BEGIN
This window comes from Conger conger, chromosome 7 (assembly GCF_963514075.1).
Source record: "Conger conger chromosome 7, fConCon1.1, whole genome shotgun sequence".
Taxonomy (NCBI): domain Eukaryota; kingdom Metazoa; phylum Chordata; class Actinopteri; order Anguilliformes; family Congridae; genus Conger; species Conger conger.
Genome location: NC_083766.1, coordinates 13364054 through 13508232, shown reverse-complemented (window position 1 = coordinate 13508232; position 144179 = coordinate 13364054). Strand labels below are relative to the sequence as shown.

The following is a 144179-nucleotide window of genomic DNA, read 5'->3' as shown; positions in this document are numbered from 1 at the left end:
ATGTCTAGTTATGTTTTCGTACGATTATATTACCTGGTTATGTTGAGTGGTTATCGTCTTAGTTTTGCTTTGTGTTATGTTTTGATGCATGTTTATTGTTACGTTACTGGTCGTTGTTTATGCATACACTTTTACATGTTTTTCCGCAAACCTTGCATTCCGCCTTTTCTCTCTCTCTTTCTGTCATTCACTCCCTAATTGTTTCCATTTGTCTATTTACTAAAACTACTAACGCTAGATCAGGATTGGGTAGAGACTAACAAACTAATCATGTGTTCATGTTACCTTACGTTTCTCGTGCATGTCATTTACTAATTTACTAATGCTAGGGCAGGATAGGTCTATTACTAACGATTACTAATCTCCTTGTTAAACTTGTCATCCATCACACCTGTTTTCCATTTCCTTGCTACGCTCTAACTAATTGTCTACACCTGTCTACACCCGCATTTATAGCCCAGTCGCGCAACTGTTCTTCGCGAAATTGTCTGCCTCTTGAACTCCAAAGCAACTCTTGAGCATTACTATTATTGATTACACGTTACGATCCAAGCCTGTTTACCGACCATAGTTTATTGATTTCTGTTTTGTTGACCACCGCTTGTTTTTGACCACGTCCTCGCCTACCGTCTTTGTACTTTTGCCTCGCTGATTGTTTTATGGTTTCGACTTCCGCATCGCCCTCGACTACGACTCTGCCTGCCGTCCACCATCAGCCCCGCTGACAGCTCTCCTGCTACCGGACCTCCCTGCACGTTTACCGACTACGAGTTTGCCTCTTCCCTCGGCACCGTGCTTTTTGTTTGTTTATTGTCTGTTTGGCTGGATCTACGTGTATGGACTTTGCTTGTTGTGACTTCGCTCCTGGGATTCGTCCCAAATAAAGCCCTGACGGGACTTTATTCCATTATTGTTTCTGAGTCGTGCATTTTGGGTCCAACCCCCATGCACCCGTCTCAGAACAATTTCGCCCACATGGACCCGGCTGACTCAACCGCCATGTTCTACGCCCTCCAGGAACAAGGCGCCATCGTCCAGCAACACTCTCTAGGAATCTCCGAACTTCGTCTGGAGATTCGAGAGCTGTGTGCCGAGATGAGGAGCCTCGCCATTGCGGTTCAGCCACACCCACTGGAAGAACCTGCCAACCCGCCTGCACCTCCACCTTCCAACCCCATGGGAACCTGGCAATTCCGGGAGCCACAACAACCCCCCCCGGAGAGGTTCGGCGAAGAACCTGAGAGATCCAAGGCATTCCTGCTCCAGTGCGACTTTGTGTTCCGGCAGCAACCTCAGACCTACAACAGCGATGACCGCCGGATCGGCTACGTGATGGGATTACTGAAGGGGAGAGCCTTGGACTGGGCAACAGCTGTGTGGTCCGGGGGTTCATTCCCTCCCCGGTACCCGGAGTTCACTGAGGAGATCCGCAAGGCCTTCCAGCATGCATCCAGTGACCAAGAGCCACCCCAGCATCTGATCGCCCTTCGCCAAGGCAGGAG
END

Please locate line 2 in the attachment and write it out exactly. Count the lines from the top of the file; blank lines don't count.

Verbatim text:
Source record: "Conger conger chromosome 7, fConCon1.1, whole genome shotgun sequence".